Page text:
Miller’s Lamb is a kind of Faust to the Mephistopheles of Carvel’s Murdoch. He’s the man on the ground, the one who yields to temptation, the one who goes to terrifying lengths in order to meet his boss’s challenge: that The Sun should outsell The Mirror within a single year. With his Yorkshire accent, square jaw, and furrow-browed, bulldoggish energy, Miller is forceful and even sympathetic as the kind of man whose zealous tunnel vision will lead to success, but at a cost. Larry Lamb was in control as The Sun established what kind of paper it was going to be — and it was going to be the kind of paper that put topless models on page 3, the kind of paper that ruthlessly pursued the story of the kidnapping of its own deputy chairman’s wife, even when that story came to a brutal end, an end for which The Sun itself perhaps shared culpability. It was going to be the kind of paper that did anything, published anything, that would sell, that would cause, in Murdoch’s words, “a disruption” in the status quo. Like Faust, it was going to stick it to the man, revel for a while in its own delicious rebellion, and end up without a soul.
Ink is perhaps on the back-heavy side, with all of the play’s weightiest, densest episodes shoved into Act Two, whereas most of the first act is dedicated to the amusing, Ocean’s Eleven–like assembling of The Sun’s ragtag team. David Wilson Barnes is a solid, watchful presence as Brian McConnell, the paper’s news editor, and Robert Stanton is a strait-laced hoot as Bernard Shrimsley, the deputy editor whose contribution to a team brainstorming session about what people really want to read — who they really are, unashamed and uncensored — is that he secretly loves “adapting the lesser known works of Émile Zola from French into English.” Tara Summers is sturdy and unapologetic as Joyce Hopkirk, the paper’s women’s editor, who is forward-thinking when it comes to feminism for white English women but pointedly suggests that Stephanie Rahn — the model destined to become the first “Page 3 girl,” played with tart thoughtfulness by Rana Roy — change her actual last name, Khan, to “something more European.”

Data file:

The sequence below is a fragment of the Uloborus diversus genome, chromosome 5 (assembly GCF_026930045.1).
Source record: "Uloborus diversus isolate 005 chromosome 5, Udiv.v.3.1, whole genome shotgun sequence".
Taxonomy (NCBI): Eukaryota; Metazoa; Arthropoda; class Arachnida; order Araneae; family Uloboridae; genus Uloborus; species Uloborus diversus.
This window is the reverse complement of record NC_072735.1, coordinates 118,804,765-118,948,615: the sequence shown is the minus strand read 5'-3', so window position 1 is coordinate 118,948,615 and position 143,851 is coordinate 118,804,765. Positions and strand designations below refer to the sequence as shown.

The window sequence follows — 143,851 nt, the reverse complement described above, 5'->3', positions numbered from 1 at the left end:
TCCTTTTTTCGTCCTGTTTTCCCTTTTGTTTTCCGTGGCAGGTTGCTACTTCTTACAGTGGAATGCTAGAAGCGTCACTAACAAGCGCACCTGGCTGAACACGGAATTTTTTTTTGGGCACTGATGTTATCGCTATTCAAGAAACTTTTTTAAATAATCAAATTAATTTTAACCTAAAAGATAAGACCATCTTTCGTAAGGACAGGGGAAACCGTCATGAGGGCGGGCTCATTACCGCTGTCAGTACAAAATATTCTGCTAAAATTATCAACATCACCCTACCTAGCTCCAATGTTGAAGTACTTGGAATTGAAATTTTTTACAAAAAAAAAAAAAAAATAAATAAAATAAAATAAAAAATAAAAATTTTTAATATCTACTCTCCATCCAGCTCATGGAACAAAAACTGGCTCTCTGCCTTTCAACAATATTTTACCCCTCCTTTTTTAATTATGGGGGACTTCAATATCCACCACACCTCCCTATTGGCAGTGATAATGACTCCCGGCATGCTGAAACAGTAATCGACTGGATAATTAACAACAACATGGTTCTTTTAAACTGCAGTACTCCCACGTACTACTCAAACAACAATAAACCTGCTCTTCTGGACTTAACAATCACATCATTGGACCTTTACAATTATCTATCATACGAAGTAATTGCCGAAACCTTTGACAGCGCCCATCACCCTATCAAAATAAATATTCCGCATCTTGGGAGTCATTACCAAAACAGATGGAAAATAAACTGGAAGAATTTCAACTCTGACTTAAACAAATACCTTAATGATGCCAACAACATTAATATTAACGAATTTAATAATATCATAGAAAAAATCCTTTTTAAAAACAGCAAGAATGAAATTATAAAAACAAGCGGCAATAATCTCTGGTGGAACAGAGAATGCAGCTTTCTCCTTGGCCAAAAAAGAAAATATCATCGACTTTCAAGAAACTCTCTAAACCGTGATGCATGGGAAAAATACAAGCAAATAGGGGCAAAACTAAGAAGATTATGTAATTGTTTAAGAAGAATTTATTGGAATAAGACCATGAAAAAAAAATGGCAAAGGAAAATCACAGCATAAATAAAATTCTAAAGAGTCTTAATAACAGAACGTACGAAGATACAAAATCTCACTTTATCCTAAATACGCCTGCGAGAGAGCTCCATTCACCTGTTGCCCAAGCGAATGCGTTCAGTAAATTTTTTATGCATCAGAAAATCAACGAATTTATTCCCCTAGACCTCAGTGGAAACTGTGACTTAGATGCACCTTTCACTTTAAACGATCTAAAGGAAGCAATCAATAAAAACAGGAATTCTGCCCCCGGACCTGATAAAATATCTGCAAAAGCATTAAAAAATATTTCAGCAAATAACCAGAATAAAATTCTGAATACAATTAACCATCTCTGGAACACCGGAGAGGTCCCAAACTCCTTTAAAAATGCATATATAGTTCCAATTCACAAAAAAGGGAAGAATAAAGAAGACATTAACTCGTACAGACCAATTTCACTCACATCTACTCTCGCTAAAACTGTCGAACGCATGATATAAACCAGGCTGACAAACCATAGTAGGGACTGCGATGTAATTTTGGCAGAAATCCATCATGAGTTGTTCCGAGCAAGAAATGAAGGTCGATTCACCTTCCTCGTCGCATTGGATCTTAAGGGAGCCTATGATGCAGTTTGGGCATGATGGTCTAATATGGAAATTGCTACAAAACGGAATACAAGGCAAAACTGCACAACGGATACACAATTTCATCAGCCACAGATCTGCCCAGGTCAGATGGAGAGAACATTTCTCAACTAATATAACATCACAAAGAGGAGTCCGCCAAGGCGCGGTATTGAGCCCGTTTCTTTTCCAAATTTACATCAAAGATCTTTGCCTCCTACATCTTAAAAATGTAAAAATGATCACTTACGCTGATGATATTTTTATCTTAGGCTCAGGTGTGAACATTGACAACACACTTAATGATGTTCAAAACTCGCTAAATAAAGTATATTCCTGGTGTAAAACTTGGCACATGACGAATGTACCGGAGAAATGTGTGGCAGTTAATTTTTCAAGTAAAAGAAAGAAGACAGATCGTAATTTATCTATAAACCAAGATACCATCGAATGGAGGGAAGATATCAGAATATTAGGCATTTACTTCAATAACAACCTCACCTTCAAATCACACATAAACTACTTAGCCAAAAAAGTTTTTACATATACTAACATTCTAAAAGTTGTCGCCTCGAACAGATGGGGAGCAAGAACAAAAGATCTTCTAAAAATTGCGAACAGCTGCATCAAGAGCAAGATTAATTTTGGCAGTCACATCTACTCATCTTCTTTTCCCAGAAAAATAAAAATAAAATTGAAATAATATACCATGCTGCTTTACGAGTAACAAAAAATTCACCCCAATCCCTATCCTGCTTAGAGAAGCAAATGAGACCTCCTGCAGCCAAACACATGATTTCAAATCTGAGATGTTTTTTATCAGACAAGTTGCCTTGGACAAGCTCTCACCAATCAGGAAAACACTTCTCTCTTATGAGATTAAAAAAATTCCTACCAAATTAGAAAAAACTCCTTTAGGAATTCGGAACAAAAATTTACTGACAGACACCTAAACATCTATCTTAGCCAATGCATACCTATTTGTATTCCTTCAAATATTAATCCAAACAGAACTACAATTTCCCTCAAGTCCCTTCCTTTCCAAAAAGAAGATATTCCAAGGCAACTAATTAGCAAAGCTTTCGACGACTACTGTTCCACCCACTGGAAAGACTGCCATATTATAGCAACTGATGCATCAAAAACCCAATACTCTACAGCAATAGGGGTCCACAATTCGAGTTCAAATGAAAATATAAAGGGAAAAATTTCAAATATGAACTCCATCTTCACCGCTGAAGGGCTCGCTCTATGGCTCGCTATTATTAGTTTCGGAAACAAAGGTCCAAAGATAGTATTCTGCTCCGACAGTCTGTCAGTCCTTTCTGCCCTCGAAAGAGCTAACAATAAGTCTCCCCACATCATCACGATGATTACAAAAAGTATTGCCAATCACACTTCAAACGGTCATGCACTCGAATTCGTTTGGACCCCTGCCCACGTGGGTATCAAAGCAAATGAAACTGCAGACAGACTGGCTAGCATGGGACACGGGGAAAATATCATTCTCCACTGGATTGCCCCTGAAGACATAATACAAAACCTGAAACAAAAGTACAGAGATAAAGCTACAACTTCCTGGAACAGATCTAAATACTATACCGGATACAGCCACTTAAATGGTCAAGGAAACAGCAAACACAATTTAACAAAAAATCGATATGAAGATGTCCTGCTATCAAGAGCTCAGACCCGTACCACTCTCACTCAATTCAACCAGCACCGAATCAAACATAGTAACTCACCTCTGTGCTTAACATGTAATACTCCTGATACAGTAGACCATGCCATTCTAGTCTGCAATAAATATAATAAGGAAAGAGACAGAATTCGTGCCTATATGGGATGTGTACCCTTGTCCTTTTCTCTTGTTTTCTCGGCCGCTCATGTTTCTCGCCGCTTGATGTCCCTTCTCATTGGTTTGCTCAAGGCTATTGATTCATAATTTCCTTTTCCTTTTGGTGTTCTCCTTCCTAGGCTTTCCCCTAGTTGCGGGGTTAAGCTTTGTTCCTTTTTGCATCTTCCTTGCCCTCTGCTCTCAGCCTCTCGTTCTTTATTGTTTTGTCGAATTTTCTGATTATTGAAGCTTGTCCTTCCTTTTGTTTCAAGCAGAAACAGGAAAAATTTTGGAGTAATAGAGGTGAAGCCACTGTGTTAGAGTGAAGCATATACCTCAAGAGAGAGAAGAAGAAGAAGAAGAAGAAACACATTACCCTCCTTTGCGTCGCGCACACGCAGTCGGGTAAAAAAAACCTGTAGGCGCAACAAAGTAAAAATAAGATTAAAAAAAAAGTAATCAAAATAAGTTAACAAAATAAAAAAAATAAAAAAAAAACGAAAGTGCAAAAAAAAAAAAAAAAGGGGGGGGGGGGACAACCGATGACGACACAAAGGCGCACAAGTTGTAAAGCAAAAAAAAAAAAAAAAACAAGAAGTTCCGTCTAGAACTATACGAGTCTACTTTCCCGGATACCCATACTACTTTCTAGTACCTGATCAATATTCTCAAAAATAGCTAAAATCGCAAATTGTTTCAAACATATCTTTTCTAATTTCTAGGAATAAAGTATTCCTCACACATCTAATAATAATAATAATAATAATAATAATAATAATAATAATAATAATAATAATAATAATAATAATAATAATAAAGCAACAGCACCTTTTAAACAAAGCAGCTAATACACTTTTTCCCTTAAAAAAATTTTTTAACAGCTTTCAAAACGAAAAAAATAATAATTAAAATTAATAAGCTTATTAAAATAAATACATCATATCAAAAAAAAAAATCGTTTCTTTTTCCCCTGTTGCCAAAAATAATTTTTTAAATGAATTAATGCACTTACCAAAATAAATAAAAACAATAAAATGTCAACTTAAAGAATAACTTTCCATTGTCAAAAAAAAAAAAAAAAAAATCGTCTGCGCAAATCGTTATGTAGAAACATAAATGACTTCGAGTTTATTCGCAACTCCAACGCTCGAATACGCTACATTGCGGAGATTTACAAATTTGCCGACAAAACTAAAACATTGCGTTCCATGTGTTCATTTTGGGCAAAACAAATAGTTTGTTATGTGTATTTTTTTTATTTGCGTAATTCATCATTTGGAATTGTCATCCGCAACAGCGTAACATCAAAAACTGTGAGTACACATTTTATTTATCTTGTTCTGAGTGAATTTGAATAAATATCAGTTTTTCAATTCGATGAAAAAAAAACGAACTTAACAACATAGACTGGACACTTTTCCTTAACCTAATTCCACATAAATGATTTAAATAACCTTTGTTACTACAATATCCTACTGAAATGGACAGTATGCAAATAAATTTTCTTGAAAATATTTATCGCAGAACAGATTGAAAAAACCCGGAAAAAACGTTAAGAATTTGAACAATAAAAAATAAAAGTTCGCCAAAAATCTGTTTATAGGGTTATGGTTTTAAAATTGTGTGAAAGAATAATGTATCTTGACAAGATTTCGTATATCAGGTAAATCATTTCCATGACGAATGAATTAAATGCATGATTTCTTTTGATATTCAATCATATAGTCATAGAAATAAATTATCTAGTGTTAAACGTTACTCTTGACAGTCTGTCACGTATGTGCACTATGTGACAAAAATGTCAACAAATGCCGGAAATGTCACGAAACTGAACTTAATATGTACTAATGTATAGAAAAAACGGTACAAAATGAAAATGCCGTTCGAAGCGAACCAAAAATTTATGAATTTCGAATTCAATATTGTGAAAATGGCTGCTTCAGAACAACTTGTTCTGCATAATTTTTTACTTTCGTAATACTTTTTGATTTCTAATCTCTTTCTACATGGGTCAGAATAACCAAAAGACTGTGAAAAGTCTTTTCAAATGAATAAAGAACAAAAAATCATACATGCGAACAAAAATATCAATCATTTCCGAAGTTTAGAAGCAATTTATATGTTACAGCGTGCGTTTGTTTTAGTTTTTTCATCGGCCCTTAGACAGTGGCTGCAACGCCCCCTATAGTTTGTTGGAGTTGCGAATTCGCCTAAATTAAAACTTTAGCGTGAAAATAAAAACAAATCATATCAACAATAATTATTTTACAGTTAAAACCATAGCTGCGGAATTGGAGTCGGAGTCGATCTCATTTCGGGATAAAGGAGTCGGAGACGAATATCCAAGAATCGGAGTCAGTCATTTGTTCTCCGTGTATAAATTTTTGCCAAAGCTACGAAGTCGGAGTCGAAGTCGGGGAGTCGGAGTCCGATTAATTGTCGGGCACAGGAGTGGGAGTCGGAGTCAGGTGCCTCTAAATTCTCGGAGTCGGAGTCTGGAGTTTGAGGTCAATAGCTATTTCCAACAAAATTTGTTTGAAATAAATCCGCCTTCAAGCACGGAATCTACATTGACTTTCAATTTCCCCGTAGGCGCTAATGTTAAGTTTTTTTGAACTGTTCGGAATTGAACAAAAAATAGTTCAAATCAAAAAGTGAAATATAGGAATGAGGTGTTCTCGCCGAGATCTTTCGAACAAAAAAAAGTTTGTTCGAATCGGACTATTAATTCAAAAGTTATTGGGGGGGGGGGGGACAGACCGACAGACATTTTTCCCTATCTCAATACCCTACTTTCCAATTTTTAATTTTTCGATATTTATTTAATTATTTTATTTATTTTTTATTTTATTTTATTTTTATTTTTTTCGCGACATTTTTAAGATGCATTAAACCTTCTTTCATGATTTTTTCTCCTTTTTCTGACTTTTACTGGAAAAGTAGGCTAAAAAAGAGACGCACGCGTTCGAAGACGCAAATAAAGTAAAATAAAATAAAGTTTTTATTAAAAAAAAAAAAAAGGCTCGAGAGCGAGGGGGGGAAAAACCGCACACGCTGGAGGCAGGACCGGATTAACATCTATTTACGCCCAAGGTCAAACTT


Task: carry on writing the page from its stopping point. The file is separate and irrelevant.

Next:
Graham’s play doesn’t dive deeply into how The Sun and its editors interacted with British politics, but hints of the worldview it pushed — and pushes, implicitly or not — are there in casually menacing lines like Joyce’s to Stephanie, and in Murdoch’s offhand comments near the play’s end, as he digs into one of the bloody steaks he’s always eating. “We should start schmoozing the Tories, this new government,” he tells Lamb between bites. “Joseph — and what’s-her-face, that impressive bird in education, Thatcher, get her in too.” The legacy of fear-mongering conservativism in Britain, all the way up to the imminent disaster of Brexit, looms over Ink. It’s there, along with the leering ghosts of social media yet to come, in one of the play’s most chilling moments, when Murdoch encourages Lamb to go directly to the people for their scoops. “Fuck it, get the readers to become the storytellers,” he proposes, eyes glinting. “Let them bring [the news] to us rather than us chasing them … Isn’t that the real end point of the revolution? When they’re producing their own content themselves? That’s when we know they’re really getting what they want.” The people — and the devil — are always hungry.
Ink is at the Samuel J. Friedman Theatre.